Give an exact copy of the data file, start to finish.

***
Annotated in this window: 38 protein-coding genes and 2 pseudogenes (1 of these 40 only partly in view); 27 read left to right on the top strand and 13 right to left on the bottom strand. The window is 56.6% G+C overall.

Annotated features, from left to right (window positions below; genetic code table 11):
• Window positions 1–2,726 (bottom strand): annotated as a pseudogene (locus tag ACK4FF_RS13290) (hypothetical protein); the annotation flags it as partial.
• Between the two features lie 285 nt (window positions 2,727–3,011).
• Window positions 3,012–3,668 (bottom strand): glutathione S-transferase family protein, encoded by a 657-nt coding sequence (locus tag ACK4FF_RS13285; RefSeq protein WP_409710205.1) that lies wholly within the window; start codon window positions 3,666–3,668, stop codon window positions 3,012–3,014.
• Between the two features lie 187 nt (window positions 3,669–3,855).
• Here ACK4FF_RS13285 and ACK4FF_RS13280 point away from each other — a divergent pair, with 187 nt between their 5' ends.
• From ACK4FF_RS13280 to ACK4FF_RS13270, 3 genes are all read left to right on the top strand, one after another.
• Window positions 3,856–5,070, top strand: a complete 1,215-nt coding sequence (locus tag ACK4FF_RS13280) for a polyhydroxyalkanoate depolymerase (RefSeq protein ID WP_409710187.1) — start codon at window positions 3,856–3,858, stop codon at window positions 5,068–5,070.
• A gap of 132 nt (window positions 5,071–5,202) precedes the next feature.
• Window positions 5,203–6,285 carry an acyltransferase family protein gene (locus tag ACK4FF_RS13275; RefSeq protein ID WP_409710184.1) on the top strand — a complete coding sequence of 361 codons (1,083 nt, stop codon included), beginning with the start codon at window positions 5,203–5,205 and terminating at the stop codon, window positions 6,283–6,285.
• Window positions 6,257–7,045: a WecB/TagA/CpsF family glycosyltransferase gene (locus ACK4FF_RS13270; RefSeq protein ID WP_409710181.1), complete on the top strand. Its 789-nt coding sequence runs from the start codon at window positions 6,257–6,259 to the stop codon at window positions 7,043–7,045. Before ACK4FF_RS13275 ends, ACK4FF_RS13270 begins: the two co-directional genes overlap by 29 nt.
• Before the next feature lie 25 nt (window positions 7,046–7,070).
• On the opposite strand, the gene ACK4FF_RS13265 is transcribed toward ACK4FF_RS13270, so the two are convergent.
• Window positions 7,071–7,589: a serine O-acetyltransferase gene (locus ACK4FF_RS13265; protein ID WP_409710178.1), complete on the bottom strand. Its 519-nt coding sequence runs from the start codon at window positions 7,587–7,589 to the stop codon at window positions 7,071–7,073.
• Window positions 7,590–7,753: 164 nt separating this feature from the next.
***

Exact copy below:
Annotated in this window: 38 protein-coding genes and 2 pseudogenes (1 of these 40 only partly in view); 27 read left to right on the top strand and 13 right to left on the bottom strand. The window is 56.6% G+C overall.

Annotated features, from left to right (window positions below; genetic code table 11):
• Window positions 1–2,726 (bottom strand): annotated as a pseudogene (locus tag ACK4FF_RS13290) (hypothetical protein); the annotation flags it as partial.
• Between the two features lie 285 nt (window positions 2,727–3,011).
• Window positions 3,012–3,668 (bottom strand): glutathione S-transferase family protein, encoded by a 657-nt coding sequence (locus tag ACK4FF_RS13285; RefSeq protein WP_409710205.1) that lies wholly within the window; start codon window positions 3,666–3,668, stop codon window positions 3,012–3,014.
• Between the two features lie 187 nt (window positions 3,669–3,855).
• Here ACK4FF_RS13285 and ACK4FF_RS13280 point away from each other — a divergent pair, with 187 nt between their 5' ends.
• From ACK4FF_RS13280 to ACK4FF_RS13270, 3 genes are all read left to right on the top strand, one after another.
• Window positions 3,856–5,070, top strand: a complete 1,215-nt coding sequence (locus tag ACK4FF_RS13280) for a polyhydroxyalkanoate depolymerase (RefSeq protein ID WP_409710187.1) — start codon at window positions 3,856–3,858, stop codon at window positions 5,068–5,070.
• A gap of 132 nt (window positions 5,071–5,202) precedes the next feature.
• Window positions 5,203–6,285 carry an acyltransferase family protein gene (locus tag ACK4FF_RS13275; RefSeq protein ID WP_409710184.1) on the top strand — a complete coding sequence of 361 codons (1,083 nt, stop codon included), beginning with the start codon at window positions 5,203–5,205 and terminating at the stop codon, window positions 6,283–6,285.
• Window positions 6,257–7,045: a WecB/TagA/CpsF family glycosyltransferase gene (locus ACK4FF_RS13270; RefSeq protein ID WP_409710181.1), complete on the top strand. Its 789-nt coding sequence runs from the start codon at window positions 6,257–6,259 to the stop codon at window positions 7,043–7,045. Before ACK4FF_RS13275 ends, ACK4FF_RS13270 begins: the two co-directional genes overlap by 29 nt.
• Before the next feature lie 25 nt (window positions 7,046–7,070).
• On the opposite strand, the gene ACK4FF_RS13265 is transcribed toward ACK4FF_RS13270, so the two are convergent.
• Window positions 7,071–7,589: a serine O-acetyltransferase gene (locus ACK4FF_RS13265; protein ID WP_409710178.1), complete on the bottom strand. Its 519-nt coding sequence runs from the start codon at window positions 7,587–7,589 to the stop codon at window positions 7,071–7,073.
• Window positions 7,590–7,753: 164 nt separating this feature from the next.